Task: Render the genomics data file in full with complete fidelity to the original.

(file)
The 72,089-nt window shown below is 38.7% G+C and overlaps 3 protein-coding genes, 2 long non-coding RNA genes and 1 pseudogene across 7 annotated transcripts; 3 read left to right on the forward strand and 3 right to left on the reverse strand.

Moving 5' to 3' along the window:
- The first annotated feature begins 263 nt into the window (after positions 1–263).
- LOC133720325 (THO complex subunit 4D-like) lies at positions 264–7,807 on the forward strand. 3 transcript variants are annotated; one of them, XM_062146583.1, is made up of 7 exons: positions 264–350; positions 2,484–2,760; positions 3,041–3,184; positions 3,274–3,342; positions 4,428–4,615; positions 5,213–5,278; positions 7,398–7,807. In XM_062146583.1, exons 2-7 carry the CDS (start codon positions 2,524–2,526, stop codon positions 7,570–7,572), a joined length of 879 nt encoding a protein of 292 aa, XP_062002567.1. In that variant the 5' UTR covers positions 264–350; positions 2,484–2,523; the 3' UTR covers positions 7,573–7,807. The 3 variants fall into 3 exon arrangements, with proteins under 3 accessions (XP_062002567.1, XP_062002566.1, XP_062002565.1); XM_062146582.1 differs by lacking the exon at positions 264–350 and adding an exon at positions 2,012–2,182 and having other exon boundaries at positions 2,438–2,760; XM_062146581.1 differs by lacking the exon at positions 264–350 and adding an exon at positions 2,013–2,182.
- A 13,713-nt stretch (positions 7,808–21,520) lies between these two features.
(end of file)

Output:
The 72,089-nt window shown below is 38.7% G+C and overlaps 3 protein-coding genes, 2 long non-coding RNA genes and 1 pseudogene across 7 annotated transcripts; 3 read left to right on the forward strand and 3 right to left on the reverse strand.

Moving 5' to 3' along the window:
- The first annotated feature begins 263 nt into the window (after positions 1–263).
- LOC133720325 (THO complex subunit 4D-like) lies at positions 264–7,807 on the forward strand. 3 transcript variants are annotated; one of them, XM_062146583.1, is made up of 7 exons: positions 264–350; positions 2,484–2,760; positions 3,041–3,184; positions 3,274–3,342; positions 4,428–4,615; positions 5,213–5,278; positions 7,398–7,807. In XM_062146583.1, exons 2-7 carry the CDS (start codon positions 2,524–2,526, stop codon positions 7,570–7,572), a joined length of 879 nt encoding a protein of 292 aa, XP_062002567.1. In that variant the 5' UTR covers positions 264–350; positions 2,484–2,523; the 3' UTR covers positions 7,573–7,807. The 3 variants fall into 3 exon arrangements, with proteins under 3 accessions (XP_062002567.1, XP_062002566.1, XP_062002565.1); XM_062146582.1 differs by lacking the exon at positions 264–350 and adding an exon at positions 2,012–2,182 and having other exon boundaries at positions 2,438–2,760; XM_062146581.1 differs by lacking the exon at positions 264–350 and adding an exon at positions 2,013–2,182.
- A 13,713-nt stretch (positions 7,808–21,520) lies between these two features.